Unfortunately, however, the idea that ARM borrowers are out of the woods is true only so far as it goes: and that isn’t very far.
For subprime borrowers, S&P found that LIBOR rates ranging from 2 percent to 5 percent are the danger zone; rates below 2 percent render payment shock insignificant for most subprime borrowers, while rates above 5 percent would put subprime hybrid ARMs at the rate cap and render higher rates ineffectual from a borrower’s standpoint. At the current level, most subprime borrowers are only seeing a “shock” hovering around 1 percent, relative to their teaser rate — a number that goes up drastically as LIBOR increases.
For Alt-A borrowers, S&P suggests that the recent drop in LIBOR has “virtually eliminated” payment shock — but any increases of LIBOR above 3 percent would rapidly increase payment shock for Alt-A borrowers up and through a 6 percent ceiling. (Alt-A borrowers, however, are defaulting in droves regardless of payment resets, as we reported late last week).
To put this issue into perspective, consider that there are $4.3 trillion in hybrid ARMs resetting during 2008. Let that sink in.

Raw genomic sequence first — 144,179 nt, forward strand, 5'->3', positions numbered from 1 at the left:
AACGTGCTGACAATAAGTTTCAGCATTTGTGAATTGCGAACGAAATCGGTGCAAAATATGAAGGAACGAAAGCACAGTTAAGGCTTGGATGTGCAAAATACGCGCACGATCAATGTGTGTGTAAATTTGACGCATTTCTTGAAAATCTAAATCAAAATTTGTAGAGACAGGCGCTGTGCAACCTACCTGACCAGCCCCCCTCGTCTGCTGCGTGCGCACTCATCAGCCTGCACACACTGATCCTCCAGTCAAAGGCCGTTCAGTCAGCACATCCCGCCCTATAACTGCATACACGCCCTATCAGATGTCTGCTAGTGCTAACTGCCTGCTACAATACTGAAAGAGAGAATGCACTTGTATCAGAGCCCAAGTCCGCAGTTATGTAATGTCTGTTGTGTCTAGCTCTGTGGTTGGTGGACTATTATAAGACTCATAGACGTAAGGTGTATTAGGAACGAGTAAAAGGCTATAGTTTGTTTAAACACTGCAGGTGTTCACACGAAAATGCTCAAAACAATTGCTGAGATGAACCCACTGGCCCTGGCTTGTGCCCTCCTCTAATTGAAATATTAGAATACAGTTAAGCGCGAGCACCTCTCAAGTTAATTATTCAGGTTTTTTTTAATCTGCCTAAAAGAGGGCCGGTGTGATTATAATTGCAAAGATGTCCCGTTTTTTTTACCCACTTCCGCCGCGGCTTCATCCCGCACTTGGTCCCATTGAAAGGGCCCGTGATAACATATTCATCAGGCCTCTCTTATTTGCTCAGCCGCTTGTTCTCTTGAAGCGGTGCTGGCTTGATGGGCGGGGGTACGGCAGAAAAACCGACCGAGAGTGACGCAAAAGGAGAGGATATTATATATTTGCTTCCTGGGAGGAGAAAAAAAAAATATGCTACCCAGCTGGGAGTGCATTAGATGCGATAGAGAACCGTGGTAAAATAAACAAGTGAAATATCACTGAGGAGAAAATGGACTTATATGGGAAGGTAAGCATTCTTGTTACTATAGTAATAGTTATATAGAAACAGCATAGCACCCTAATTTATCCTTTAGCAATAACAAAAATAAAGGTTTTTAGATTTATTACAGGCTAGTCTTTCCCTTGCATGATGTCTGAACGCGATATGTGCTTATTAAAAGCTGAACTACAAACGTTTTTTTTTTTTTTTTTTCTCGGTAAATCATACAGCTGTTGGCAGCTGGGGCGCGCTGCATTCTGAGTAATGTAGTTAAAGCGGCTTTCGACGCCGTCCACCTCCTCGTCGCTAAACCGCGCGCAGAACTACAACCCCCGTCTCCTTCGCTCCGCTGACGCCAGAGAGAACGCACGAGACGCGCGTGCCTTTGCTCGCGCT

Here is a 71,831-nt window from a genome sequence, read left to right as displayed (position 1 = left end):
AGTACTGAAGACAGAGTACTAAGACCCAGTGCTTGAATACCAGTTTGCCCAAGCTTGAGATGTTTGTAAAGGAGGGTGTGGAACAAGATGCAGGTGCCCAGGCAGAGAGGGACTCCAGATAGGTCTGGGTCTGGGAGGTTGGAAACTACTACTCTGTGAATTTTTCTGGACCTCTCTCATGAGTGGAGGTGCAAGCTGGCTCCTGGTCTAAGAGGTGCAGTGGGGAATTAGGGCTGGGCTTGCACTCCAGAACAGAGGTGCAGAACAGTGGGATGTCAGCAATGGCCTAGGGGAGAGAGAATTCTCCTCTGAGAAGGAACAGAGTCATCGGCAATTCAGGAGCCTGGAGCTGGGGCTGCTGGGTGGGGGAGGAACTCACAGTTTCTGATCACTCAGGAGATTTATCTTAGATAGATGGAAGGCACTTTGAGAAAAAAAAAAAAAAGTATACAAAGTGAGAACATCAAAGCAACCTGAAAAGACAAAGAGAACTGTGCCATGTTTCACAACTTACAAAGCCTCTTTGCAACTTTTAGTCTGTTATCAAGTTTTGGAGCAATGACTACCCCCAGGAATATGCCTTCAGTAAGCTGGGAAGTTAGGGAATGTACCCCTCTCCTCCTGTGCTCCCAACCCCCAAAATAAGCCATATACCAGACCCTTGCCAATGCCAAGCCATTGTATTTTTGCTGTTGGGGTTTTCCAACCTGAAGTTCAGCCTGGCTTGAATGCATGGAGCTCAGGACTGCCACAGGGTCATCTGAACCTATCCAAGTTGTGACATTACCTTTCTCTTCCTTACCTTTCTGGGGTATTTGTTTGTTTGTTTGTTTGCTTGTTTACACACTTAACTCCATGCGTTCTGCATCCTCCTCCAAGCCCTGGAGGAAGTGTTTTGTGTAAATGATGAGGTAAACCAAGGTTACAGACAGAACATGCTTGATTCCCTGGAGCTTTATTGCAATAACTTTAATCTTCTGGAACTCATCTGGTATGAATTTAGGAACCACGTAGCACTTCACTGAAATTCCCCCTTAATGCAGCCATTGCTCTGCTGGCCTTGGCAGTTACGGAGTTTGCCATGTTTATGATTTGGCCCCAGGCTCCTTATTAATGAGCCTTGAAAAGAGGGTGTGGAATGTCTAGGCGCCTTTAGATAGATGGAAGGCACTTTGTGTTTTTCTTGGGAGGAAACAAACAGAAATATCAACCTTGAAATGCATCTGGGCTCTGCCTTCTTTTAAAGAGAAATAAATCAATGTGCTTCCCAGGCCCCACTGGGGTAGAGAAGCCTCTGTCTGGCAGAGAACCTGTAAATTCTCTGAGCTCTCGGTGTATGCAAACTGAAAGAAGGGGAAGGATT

That’s $4.3 trillion worth of borrowers that are now, essentially, hostage to LIBOR rates that they absolutely need to stay low in order for them to stay in their homes. With property values plummeting in areas where most hybrid ARMs are concentrated, home owners are finding their combined loan-to-value in most cases is outside the new, revised guidelines that most lenders now require.
Freeze of limited help, at best
Extending an ASF mortgage rate freeze plan originally developed for subprime borrowers into the troubled Alt-A market — the most likely option on the table should LIBOR increase — is likely to have only a modest effect, according to separate report published Tuesday by Standard and Poor’s. Especially for option ARM borrowers, many of whom now find themselves owing much more than their home is worth.
“We believe that only a small number of Alt-A borrowers will be able to refinance through a loan modification based on the ASF framework’s guidelines,” said credit analyst Mark Goldenberg, a director in Standard & Poor’s residential mortgage ratings group.
“Due to a combination of tighter underwriting and declining property values, many short-reset ARM borrowers, especially those with little home equity, may default as loans reset because refinancing into a new loan may not be a viable alternative for them.”
“Based on the performance of option ARM loans, we feel that servicers will likely need to take preemptive action to avoid losses,” he said.